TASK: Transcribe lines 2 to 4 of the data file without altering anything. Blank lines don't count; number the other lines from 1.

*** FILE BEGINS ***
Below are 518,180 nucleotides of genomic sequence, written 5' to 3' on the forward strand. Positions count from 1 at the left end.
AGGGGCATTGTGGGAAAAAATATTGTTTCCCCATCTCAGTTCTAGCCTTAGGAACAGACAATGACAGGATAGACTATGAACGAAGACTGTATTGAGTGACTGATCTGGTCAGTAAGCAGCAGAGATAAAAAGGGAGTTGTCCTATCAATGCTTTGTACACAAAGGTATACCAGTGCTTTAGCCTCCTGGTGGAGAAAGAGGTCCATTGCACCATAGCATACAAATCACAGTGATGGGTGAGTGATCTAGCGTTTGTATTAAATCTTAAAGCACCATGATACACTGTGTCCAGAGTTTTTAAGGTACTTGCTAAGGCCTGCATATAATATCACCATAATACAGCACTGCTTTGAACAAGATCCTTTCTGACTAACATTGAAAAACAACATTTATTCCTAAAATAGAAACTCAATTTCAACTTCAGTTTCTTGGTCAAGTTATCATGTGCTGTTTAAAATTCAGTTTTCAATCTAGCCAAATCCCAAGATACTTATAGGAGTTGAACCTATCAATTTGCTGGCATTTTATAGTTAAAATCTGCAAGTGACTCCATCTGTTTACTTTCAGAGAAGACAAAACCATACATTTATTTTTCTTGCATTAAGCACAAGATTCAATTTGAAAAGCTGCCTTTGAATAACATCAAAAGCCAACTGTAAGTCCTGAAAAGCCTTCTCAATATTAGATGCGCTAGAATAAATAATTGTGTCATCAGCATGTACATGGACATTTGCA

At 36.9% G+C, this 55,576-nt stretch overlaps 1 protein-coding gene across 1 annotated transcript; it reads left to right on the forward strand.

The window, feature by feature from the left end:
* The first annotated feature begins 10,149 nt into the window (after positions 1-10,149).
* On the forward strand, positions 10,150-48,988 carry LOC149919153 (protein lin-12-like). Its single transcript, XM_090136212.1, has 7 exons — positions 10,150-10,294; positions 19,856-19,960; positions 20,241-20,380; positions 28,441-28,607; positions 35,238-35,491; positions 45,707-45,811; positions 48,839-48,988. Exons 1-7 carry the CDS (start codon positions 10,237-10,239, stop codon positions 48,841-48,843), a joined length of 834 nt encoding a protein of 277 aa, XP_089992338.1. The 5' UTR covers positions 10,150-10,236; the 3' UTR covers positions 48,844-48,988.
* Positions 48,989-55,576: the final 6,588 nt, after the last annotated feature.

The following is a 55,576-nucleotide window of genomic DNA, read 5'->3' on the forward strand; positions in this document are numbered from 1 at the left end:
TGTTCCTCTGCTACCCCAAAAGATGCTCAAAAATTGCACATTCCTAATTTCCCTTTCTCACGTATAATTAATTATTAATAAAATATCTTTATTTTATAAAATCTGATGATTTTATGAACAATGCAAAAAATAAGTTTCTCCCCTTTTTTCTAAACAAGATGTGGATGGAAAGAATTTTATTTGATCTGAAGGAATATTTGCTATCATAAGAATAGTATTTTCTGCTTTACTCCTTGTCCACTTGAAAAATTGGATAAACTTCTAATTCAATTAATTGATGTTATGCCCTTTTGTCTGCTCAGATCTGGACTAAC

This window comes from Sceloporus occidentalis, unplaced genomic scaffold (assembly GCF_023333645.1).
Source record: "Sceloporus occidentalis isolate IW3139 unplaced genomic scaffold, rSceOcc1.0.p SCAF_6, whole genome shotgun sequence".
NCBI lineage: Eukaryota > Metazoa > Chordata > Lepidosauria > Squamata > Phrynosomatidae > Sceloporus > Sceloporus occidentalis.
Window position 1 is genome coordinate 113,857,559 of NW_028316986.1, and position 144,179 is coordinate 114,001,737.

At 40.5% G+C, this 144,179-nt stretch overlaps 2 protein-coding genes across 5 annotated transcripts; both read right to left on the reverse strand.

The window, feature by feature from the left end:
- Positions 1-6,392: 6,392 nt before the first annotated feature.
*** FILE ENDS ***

AGGGGCATTGTGGGAAAAAATATTGTTTCCCCATCTCAGTTCTAGCCTTAGGAACAGACAATGACAGGATAGACTATGAACGAAGACTGTATTGAGTGACTGATCTGGTCAGTAAGCAGCAGAGATAAAAAGGGAGTTGTCCTATCAATGCTTTGTACACAAAGGTATACCAGTGCTTTAGCCTCCTGGTGGAGAAAGAGGTCCATTGCACCATAGCATACAAATCACAGTGATGGGTGAGTGATCTAGCGTTTGTATTAAATCTTAAAGCACCATGATACACTGTGTCCAGAGTTTTTAAGGTACTTGCTAAGGCCTGCATATAATATCACCATAATACAGCACTGCTTTGAACAAGATCCTTTCTGACTAACATTGAAAAACAACATTTATTCCTAAAATAGAAACTCAATTTCAACTTCAGTTTCTTGGTCAAGTTATCATGTGCTGTTTAAAATTCAGTTTTCAATCTAGCCAAATCCCAAGATACTTATAGGAGTTGAACCTATCAATTTGCTGGCATTTTATAGTTAAAATCTGCAAGTGACTCCATCTGTTTACTTTCAGAGAAGACAAAACCATACATTTATTTTTCTTGCATTAAGCACAAGATTCAATTTGAAAAGCTGCCTTTGAATAACATCAAAAGCCAACTGTAAGTCCTGAAAAGCCTTCTCAATATTAGATGCGCTAGAATAAATAATTGTGTCATCAGCATGTACATGGACATTTGCA

At 36.9% G+C, this 55,576-nt stretch overlaps 1 protein-coding gene across 1 annotated transcript; it reads left to right on the forward strand.

The window, feature by feature from the left end: